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The original SEAL Recce Rifle was an in-house modification to M4 carbines. The history goes back to the early 1990s. Since they were so individualized, there really wasn’t a spec, but there is an accepted pattern to follow.
This post summarizes just about everything I’ve learned about rifle barrels in general, and specifically the AR-15. Barrels are an important topic, so settle in for some details.
Most articles walk you through the basic steps of getting your iron sights zeroed, but they lack an explanation of why you’re doing the steps you’re doing. Let’s change that.
You know how that “teach a man to fish” saying goes? I always thought it was a little pithy, but it wasn’t wrong. I’m going to review common AR-15 specs and explain what they mean.
There really is a lot of misunderstanding surrounding the designated marksman rifle. That’s partly due to the fact that it’s more of a concept than anything else. Since the concept’s inception into the US military, the actual rifle configuration is changed every few years. The role of the rifle has not, however.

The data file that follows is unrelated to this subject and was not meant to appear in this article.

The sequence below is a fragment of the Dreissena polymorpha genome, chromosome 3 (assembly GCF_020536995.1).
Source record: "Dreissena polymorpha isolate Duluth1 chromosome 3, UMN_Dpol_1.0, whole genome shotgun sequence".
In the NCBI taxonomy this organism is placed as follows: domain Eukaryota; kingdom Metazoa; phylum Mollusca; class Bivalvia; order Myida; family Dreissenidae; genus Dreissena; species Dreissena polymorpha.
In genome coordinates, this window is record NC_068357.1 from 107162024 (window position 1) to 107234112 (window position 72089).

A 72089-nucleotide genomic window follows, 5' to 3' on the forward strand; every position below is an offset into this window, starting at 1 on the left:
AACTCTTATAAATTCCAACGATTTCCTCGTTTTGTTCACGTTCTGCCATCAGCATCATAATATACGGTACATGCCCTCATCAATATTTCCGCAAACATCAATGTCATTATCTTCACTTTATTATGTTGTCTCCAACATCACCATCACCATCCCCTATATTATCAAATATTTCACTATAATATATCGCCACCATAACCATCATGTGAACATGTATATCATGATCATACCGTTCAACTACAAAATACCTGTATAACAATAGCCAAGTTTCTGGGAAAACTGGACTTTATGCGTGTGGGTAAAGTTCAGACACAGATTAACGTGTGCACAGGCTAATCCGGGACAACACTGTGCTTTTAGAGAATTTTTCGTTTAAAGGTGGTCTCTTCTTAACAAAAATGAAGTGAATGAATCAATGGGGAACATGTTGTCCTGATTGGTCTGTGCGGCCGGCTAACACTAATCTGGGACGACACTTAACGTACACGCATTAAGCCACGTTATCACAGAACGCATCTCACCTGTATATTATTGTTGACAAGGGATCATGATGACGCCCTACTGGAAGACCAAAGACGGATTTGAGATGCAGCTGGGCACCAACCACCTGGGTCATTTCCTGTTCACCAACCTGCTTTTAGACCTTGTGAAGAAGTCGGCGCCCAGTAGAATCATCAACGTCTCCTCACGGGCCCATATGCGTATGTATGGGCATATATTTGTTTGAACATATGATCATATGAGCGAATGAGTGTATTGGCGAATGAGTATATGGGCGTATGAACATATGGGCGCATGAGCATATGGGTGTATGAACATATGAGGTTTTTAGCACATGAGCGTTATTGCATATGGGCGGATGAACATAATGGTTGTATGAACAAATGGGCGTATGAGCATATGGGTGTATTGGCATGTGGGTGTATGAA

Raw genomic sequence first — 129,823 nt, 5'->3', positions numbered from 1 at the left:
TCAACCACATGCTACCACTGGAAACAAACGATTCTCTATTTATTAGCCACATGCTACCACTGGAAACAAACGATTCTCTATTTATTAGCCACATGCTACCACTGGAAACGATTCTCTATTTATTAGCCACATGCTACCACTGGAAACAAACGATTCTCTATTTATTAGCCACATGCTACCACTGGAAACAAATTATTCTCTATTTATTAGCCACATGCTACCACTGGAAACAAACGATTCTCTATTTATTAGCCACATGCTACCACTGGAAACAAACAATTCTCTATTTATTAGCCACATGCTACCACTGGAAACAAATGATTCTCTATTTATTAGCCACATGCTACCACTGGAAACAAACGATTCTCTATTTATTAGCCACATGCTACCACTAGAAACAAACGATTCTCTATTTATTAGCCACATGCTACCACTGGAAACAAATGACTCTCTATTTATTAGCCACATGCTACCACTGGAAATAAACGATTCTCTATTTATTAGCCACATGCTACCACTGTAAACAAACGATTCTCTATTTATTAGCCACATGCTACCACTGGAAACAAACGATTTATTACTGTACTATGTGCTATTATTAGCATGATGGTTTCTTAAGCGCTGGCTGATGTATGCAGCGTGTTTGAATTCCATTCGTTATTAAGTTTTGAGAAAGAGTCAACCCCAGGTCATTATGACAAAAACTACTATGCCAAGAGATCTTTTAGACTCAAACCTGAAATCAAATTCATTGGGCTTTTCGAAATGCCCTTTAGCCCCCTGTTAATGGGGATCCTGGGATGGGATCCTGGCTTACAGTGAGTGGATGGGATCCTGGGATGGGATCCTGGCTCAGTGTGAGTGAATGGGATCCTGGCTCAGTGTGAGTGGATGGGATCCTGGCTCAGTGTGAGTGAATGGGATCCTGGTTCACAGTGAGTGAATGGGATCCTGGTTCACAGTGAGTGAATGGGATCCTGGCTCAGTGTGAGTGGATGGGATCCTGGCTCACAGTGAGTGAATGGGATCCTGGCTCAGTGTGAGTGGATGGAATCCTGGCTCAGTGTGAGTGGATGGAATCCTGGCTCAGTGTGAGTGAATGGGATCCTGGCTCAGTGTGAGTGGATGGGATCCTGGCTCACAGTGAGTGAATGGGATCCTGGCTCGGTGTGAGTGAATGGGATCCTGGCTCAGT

Next to barrels, AR-15 trigger selection is the most contentious issue for enthusiasts. It’s actually frustrating, because so much of it is personal preference, yet everyone will tell you unequivocally that you should get whatever model they like.
RIBZ stands for Revised Improved Battlesight Zero. It’s a method of adjusting standard military carry handle sights to allow a wider range of zeroes. This leverages one of the primary benefits of the adjustable sights over fixed sights. This guide shows you how to implement RIBZ.
One of the great mysteries of the modern AR-15 is the so-called Government profile barrel. The original AR-15, and M16, had the so-called “standard” profile. Today, we call this a “pencil” profile. When the design work for the M16A2 happened in the 80’s, the design team shifted away from the lightweight style. The thicker barrel at the muzzle became the new standard. Eventually, all modern enthusiasts ask why that happened.
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